Mr Cameron seems to have learnt how to play the game. On his visit to the Chinese capital this month he was decorum itself. He hardly mentioned human rights. During his trip a British journalist from Bloomberg, a news organisation that published a story exposing the alleged wealth of Mr Xi’s family, was excluded from a press conference. Downing Street raised “deep concerns” over the interference. But the press conference went ahead without the journalist all the same.
Bloomberg has been in the thick of it. Along with The New York Times, another news organisation with the chutzpah to investigate the wealth of Chinese leaders, it has had trouble renewing Chinese visas for its journalists. Mr Winkler is alleged to have spiked a sensitive story on China, though he has said the article was “not ready for publication” and Bloomberg has denied any intimation it has compromised editorial integrity to protect its Chinese business interests. As Mr Schell says, however, there must be very few journalists – from whatever organisation – who have not given a second thought to Beijing’s powers of retribution. Even universities may not be immune. Chen Guangcheng, the blind activist lawyer who fled persecution to the US, accused New York University of prematurely ending his fellowship under pressure from Beijing. NYU, which has a newly opened campus in Shanghai, denies the accusation.
The most obvious example of China’s growing potency came last month with its declaration of an air defence identification zone covering airspace that includes islands disputed with Japan. Although Washington criticised the abrupt manner with which the zone was announced, it has told US airlines to comply with rules governing it.
More and more, then, China is dictating the terms with which it deals with its interlocutors. Much of this is expected, natural even, for a state that for two millennia was used to being treated as the pre-eminent power. That does not mean, however, that it will be easy for the rest of the world to take.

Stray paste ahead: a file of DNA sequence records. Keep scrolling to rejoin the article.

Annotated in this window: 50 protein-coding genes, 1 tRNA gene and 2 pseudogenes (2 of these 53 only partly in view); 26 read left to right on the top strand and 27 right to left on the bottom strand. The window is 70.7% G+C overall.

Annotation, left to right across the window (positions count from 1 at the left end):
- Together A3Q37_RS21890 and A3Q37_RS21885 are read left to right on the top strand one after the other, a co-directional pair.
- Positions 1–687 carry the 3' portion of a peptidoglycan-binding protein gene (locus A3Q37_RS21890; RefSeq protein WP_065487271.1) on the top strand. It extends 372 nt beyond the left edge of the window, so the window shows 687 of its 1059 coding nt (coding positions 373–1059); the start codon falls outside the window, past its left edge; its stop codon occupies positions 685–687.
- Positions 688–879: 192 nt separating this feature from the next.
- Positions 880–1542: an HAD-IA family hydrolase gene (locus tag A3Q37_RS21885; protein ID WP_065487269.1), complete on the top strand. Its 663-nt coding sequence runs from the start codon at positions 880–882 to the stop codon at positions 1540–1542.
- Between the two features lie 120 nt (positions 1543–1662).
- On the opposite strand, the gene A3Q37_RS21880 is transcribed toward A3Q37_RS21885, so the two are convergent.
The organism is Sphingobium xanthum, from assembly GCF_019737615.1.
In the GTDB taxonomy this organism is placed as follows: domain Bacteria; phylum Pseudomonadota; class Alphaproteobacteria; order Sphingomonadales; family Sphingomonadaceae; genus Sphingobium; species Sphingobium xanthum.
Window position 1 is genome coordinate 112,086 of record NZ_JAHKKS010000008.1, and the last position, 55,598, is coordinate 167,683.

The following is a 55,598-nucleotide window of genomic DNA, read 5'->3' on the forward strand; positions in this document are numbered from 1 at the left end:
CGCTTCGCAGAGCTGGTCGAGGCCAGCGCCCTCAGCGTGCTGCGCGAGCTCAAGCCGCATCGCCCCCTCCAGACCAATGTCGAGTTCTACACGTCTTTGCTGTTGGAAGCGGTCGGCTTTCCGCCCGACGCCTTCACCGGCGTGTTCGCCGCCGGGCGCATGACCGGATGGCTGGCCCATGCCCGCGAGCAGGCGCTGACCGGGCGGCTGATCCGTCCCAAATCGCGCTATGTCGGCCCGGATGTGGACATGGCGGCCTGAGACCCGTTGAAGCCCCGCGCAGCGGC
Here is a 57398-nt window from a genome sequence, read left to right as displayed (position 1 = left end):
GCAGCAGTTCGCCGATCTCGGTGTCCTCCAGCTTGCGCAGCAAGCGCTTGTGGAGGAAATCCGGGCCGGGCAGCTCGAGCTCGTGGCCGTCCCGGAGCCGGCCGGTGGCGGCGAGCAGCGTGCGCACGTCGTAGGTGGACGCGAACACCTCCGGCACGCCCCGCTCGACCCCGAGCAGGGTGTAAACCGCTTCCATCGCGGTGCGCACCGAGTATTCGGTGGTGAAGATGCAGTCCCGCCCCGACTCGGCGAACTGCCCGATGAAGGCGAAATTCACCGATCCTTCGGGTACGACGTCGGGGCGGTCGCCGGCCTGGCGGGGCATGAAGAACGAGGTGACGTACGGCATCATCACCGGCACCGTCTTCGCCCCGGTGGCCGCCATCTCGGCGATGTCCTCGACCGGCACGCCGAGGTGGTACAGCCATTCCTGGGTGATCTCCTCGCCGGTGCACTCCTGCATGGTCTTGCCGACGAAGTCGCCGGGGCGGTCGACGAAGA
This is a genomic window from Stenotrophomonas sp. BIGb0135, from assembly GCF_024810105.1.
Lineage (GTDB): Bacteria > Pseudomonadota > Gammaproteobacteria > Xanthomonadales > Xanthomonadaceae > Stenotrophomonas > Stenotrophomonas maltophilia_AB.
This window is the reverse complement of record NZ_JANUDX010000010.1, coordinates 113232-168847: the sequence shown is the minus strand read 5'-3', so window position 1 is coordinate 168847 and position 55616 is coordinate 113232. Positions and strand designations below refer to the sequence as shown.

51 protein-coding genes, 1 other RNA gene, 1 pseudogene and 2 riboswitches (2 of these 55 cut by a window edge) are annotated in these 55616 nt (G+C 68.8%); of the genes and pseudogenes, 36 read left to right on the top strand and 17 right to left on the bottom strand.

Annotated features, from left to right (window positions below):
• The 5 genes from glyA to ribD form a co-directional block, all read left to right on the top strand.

自2008年以来，人们明显注意到，中国越来越自视为一个值得尊敬乃至顺从的国家。雷曼兄弟(Lehman)的危机，动摇了中国对市场资本主义的总体信心，更让中国怀疑美国不是绝对正确的。最近，中国往前迈进一步，开始对外企高管、外国家领导人和记者发挥更大的影响。用美国亚洲协会(Asia Society)中美关系中心主任夏伟(Orville Schell)的话来说，中国政府开动了“引力机器”(gravity machine)，对与它打交道的人施加更强的作用力。包括英国首相戴维?卡梅伦(David Cameron)和彭博新闻(Bloomberg News)总编温以乐(Matthew Winkler)在内，许多人都感受到了这种力量。
邓小平的经济腾飞计划靠的是吸引外资和外国技术。但随着中国越发富裕，如今已很难说清楚谁更需要谁。中国政府在挑战外国公司的做法，而直到前不久，这些做法还被认为是可以接受的。今年，苹果(Apple)首席执行官蒂姆?库克(Tim Cook)被迫就iPhone 4s手机保修计划的实施问题为公司的“傲慢”道歉。达能(Danone)等配方奶粉公司因所谓反竞争行为而被罚款。最新一例是，葛兰素史克(GlaxoSmithKline)行贿医生和医院、让后者在处方中开它的药，因而受到了重罚。首席执行官安伟杰(Andrew Witty)爵士已表示将考虑降低药品价格。外企曾经影响力庞大，但新的现实似乎是，拥有全球最大、增长最快消费者市场的中国才是当今的主宰者。
感受到中国“引力机器”力量的不只有首席执行官们。由于卡梅伦冒失地会见了达赖喇嘛(Dalai Lama)，中国在之后一年内几乎没有搭理过英国。今年4月，法国总统弗朗索瓦?奥朗德(Fran?ois Hollande)受邀访华，想到自己压过英国人一头，他的一些随从掩饰不住兴奋。但他们没有说的是，与前任尼古拉?萨科齐(Nicolas Sarkozy)不同，奥朗德没有会见过达赖喇嘛。法国甚至交还了19世纪抢自圆明园的两尊青铜兽首，过去的受贡者成为了现在的朝贡者。
彭博社处于斗争的中心。与同样敢于调查中国领导人财富的《纽约时报》(The New York Times)一样，彭博社在给记者续签中国签证时遇到了困难。温以乐据称“压下”了一篇有关中国的敏感文章，但他表示该文“尚未做好出版准备”，彭博社也否认为了保护其在华商业利益而牺牲编辑操守。但夏伟表示，不论是哪家新闻机构的记者，都肯定会在中国政府强大的报复能力面前心生犹豫。大学可能也不例外。为逃避迫害前往美国的盲人维权律师陈光诚，指责纽约大学(New York University)在北京方面的压力下提前终止他的访问学者身份，但纽约大学驳斥了该说法。纽约大学刚刚在上海设立了新校区。